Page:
Nerf RoughCut 2x4

Ok, so if you didn't know, I'm a pretty serious Nerfer... nerf-er... someone to plays with foam dart blasters.  So serious, that I co-started a nerf club in my college and run 100 person HvZ games with a few of my friends.

Anyway, this post is about the new(ish) Nerf Roughcut 2x4 'shotgun' blaster and my modification with a Nerf Raider front grip.

Rather simple mod, just pop off the original priming handle, test-fit the raider handle, shave off some plastic to make space for the pegs to fit, and close everything back up.

My first attempt landed the raider priming handle too far back, so it didn't prime correctely.  So I fitted it as far forward as I could.  When uncocked, the handle sticks out a little, but it's nothing terrible.  I also shaved off some of the slide railing guide from the raider handle.

I also experimented with replacing the AR springs with AR springs from a hyperfire. Thinking "If I can slow down the valve closing, more air can flow through..." unfortunately, it closes too slowly and ends up dislodging the "next" dart.  Lesson, the hasbro guys know what they're doing.

Lastly, before I buttoned her up, I shaved a bit off of the short trigger leg ( you'll see it...)to make it a smidge shorter.  "Half-pull to only shoot 1 dart is easier now.

I'm super-happy with it now, feel is great.  Priming is fast and the blaster shoots far and straight.

Sunday, February 3, 2013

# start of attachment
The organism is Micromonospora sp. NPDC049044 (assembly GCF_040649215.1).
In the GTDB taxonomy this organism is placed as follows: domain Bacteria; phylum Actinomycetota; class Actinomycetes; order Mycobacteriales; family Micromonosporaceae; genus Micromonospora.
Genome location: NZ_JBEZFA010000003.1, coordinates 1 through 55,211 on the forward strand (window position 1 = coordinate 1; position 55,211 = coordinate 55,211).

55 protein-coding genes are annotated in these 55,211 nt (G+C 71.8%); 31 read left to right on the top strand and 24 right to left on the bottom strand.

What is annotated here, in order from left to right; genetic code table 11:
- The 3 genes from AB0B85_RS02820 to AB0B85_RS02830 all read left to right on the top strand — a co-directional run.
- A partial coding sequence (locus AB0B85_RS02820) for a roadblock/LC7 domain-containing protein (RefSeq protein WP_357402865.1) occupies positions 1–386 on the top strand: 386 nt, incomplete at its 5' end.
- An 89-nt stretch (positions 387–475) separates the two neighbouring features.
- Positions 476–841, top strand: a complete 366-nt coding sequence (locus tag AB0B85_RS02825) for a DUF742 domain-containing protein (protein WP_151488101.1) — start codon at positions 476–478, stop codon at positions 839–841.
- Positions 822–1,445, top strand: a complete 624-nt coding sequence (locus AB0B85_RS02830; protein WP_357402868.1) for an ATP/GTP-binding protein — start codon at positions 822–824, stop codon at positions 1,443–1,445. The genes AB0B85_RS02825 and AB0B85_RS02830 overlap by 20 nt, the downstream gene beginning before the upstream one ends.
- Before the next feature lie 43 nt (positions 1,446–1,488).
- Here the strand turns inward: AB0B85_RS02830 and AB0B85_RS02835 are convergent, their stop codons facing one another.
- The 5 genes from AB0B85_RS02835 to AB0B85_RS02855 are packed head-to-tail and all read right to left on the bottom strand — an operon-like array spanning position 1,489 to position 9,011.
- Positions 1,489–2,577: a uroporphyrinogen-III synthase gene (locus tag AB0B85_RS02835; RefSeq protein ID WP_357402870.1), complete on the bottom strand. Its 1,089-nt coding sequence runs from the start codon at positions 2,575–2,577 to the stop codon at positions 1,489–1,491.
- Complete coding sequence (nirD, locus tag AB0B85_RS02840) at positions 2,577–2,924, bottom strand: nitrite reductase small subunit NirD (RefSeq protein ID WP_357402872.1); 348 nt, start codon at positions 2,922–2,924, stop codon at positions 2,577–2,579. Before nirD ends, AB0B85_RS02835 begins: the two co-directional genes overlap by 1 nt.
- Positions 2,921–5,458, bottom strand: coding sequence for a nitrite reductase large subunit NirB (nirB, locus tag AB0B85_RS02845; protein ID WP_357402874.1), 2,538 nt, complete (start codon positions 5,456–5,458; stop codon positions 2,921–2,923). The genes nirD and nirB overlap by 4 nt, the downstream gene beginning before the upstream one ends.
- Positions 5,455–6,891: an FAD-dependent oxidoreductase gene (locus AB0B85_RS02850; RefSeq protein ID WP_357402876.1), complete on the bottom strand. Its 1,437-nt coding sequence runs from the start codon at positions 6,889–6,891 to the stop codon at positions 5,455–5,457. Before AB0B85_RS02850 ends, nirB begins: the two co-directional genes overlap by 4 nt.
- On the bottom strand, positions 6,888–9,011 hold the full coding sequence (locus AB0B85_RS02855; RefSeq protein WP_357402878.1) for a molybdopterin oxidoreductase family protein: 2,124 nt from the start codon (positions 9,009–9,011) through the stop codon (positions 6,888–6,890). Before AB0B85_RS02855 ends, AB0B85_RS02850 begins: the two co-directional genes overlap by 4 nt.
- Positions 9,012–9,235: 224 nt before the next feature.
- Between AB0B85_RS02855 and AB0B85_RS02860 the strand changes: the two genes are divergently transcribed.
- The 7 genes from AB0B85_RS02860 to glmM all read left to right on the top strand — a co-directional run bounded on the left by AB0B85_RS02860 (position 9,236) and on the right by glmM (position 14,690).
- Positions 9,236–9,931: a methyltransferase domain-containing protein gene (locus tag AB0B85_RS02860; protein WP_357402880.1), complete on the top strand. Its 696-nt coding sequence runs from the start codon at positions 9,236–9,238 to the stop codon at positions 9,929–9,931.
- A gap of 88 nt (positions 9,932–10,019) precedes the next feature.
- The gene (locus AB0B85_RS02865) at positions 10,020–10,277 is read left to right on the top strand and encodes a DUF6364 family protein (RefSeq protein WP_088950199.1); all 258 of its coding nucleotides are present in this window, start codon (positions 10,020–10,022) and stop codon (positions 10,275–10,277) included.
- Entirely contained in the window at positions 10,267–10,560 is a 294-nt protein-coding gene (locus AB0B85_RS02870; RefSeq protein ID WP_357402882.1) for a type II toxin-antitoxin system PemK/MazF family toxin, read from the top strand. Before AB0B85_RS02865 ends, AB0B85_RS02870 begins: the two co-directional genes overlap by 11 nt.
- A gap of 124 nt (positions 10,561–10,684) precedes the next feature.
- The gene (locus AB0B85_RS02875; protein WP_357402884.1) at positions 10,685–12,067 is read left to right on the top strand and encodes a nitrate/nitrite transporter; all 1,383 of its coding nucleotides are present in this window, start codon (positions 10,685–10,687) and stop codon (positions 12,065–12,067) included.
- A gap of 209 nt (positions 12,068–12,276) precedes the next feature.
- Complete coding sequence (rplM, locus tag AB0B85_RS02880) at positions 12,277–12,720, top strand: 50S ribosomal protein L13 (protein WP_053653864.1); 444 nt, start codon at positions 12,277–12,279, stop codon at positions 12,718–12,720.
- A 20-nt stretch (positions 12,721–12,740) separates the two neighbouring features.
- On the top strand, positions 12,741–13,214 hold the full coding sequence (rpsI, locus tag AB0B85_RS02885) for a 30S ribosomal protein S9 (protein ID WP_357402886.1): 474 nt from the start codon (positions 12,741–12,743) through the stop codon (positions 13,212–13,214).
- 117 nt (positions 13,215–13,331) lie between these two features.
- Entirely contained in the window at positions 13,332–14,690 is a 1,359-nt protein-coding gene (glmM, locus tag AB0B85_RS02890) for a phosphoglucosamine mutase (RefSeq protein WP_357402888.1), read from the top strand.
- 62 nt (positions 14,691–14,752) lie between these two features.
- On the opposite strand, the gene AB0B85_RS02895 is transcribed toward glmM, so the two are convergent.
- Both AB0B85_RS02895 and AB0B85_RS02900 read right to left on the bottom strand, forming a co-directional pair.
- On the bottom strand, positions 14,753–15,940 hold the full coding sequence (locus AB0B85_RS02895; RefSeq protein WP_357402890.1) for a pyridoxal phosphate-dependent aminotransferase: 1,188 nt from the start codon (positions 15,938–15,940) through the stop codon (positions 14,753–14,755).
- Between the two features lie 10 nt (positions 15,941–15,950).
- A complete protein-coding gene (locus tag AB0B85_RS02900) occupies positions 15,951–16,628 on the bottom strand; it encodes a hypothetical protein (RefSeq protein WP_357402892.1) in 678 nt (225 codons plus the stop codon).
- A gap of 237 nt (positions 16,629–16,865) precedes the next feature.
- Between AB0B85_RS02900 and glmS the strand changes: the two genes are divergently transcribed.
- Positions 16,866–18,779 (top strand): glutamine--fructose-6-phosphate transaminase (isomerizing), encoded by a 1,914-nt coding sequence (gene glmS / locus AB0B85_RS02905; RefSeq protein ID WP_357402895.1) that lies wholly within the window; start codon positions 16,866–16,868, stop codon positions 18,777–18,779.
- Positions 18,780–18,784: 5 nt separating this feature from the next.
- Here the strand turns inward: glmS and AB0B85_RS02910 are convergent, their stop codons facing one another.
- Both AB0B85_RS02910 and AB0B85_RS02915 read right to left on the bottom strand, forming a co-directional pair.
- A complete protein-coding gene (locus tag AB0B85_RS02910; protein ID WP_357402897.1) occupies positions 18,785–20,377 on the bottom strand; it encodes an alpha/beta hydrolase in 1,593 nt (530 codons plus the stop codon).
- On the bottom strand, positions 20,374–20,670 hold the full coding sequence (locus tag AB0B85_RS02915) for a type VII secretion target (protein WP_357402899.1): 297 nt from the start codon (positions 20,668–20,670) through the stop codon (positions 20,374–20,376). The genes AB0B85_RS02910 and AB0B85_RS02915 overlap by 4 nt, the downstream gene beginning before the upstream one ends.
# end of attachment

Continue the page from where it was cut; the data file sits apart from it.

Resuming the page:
So, I found this rather cool website when I went to check out the areal... aereal... Aerial Robotics team. 
Check it out, it's a lot like an automated todo list for group projects and let's people take on and keep track of segments and sub-projects rather pretty easily.  Kinda new-ish (as of writing this) so more features to come I bet.


Friday, January 11, 2013

Finding Stepper Motors in Printers

So, growing up I always heard that if you want to get cheap stepper motors, gut an old printer or scanner.  [Why, what were you told growing up?]

A printer needs a minimum of 2 motors.  One to move the inkhead back and forth and another to advance the paper.  So, theoretically, you can get 2 small stepper motors for the price of a used inkjet (so free, if you're vigilant on trash day).

Anyway, newer printers have moved away from this and are now using DC motors and an encoder.  So, while this is much cheaper for the manufacturer, it's no good for us.

In any case, just look inside the printer at the ink carrier, that's the little shuttle that carries the ink cartridges.  It will have a toothed belt behind it, and be travelling on a smooth, shiny steel rod.
If you see grayish transparent ribbon running parallel to the rod,that's the encoder.  This setup uses plain dc motors.  If the ink carrier uses an encoder, you can be sure the paper feed does too.  Save your money and look some more.

Don't worry, I tossed the carcasses into the recycling bin afterwards.

Tuesday, January 1, 2013

Bluumax hold-down and surface install

Holy crap, look how well that fits.  I swear I don't plan this stuff...

That platform is supposed to be 16" as per bluumax spec.  Each rail is .75" and the wood things are 4.5"-ish. So 4.5x3 + .75x2 = 13.5+1.5=15... Wut?

Late Christmas

Did a bit of shopping, and checked the mail.

Arduino motor control shield and some chips came in!  Gonna install some T-track rails on the mill and got some sacrificial surface boards.  And finally, Exhaust wraps to insulate my rocket stove.  Exciting stuff!